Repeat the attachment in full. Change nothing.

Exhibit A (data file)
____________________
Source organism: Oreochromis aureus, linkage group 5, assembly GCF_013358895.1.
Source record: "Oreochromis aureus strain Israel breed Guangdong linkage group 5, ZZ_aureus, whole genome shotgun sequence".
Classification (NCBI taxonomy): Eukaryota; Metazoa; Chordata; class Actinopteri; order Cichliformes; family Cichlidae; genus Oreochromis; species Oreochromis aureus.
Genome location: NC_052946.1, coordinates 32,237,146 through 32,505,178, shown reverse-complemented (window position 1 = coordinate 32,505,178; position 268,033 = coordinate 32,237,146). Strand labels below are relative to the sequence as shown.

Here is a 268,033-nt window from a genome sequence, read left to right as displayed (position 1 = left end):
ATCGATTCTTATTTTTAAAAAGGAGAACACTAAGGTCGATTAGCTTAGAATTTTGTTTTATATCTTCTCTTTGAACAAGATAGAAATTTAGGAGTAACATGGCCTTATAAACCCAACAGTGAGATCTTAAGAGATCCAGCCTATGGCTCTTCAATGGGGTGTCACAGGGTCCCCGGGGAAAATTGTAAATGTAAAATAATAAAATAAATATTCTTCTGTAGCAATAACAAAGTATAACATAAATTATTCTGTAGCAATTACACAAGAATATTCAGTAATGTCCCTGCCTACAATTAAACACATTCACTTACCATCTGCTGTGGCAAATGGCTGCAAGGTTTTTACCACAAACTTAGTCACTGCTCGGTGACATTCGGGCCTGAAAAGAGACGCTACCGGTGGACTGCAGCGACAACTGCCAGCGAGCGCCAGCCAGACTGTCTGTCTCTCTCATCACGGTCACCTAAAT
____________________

Source organism: Oreochromis aureus, linkage group 5, assembly GCF_013358895.1.
Source record: "Oreochromis aureus strain Israel breed Guangdong linkage group 5, ZZ_aureus, whole genome shotgun sequence".
Classification (NCBI taxonomy): Eukaryota; Metazoa; Chordata; class Actinopteri; order Cichliformes; family Cichlidae; genus Oreochromis; species Oreochromis aureus.
Genome location: NC_052946.1, coordinates 32,237,146 through 32,505,178, shown reverse-complemented (window position 1 = coordinate 32,505,178; position 268,033 = coordinate 32,237,146). Strand labels below are relative to the sequence as shown.

Here is a 268,033-nt window from a genome sequence, read left to right as displayed (position 1 = left end):
ATCGATTCTTATTTTTAAAAAGGAGAACACTAAGGTCGATTAGCTTAGAATTTTGTTTTATATCTTCTCTTTGAACAAGATAGAAATTTAGGAGTAACATGGCCTTATAAACCCAACAGTGAGATCTTAAGAGATCCAGCCTATGGCTCTTCAATGGGGTGTCACAGGGTCCCCGGGGAAAATTGTAAATGTAAAATAATAAAATAAATATTCTTCTGTAGCAATAACAAAGTATAACATAAATTATTCTGTAGCAATTACACAAGAATATTCAGTAATGTCCCTGCCTACAATTAAACACATTCACTTACCATCTGCTGTGGCAAATGGCTGCAAGGTTTTTACCACAAACTTAGTCACTGCTCGGTGACATTCGGGCCTGAAAAGAGACGCTACCGGTGGACTGCAGCGACAACTGCCAGCGAGCGCCAGCCAGACTGTCTGTCTCTCTCATCACGGTCACCTAAAT